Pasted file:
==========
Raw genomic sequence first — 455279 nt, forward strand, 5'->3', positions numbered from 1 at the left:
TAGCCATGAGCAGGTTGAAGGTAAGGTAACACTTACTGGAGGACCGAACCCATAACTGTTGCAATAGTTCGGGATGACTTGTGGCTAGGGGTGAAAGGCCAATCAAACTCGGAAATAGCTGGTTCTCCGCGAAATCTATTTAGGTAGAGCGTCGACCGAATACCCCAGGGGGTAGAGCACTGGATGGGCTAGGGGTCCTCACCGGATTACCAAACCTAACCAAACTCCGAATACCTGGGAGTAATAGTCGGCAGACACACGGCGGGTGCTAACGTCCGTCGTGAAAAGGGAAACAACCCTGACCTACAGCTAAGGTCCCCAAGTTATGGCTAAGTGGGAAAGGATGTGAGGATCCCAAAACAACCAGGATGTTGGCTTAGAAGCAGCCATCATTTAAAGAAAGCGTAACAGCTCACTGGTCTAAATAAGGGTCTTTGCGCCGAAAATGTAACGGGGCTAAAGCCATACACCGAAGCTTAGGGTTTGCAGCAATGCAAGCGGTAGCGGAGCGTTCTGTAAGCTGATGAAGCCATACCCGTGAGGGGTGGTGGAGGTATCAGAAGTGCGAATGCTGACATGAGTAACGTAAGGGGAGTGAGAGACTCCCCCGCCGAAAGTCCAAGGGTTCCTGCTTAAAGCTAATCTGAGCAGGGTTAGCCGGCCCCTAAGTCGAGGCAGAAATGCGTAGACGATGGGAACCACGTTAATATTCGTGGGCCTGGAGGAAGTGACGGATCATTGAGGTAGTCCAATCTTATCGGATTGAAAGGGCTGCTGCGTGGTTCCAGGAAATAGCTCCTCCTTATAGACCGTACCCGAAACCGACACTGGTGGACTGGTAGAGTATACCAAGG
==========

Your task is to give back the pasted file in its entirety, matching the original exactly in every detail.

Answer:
Raw genomic sequence first — 455279 nt, forward strand, 5'->3', positions numbered from 1 at the left:
TAGCCATGAGCAGGTTGAAGGTAAGGTAACACTTACTGGAGGACCGAACCCATAACTGTTGCAATAGTTCGGGATGACTTGTGGCTAGGGGTGAAAGGCCAATCAAACTCGGAAATAGCTGGTTCTCCGCGAAATCTATTTAGGTAGAGCGTCGACCGAATACCCCAGGGGGTAGAGCACTGGATGGGCTAGGGGTCCTCACCGGATTACCAAACCTAACCAAACTCCGAATACCTGGGAGTAATAGTCGGCAGACACACGGCGGGTGCTAACGTCCGTCGTGAAAAGGGAAACAACCCTGACCTACAGCTAAGGTCCCCAAGTTATGGCTAAGTGGGAAAGGATGTGAGGATCCCAAAACAACCAGGATGTTGGCTTAGAAGCAGCCATCATTTAAAGAAAGCGTAACAGCTCACTGGTCTAAATAAGGGTCTTTGCGCCGAAAATGTAACGGGGCTAAAGCCATACACCGAAGCTTAGGGTTTGCAGCAATGCAAGCGGTAGCGGAGCGTTCTGTAAGCTGATGAAGCCATACCCGTGAGGGGTGGTGGAGGTATCAGAAGTGCGAATGCTGACATGAGTAACGTAAGGGGAGTGAGAGACTCCCCCGCCGAAAGTCCAAGGGTTCCTGCTTAAAGCTAATCTGAGCAGGGTTAGCCGGCCCCTAAGTCGAGGCAGAAATGCGTAGACGATGGGAACCACGTTAATATTCGTGGGCCTGGAGGAAGTGACGGATCATTGAGGTAGTCCAATCTTATCGGATTGAAAGGGCTGCTGCGTGGTTCCAGGAAATAGCTCCTCCTTATAGACCGTACCCGAAACCGACACTGGTGGACTGGTAGAGTATACCAAGG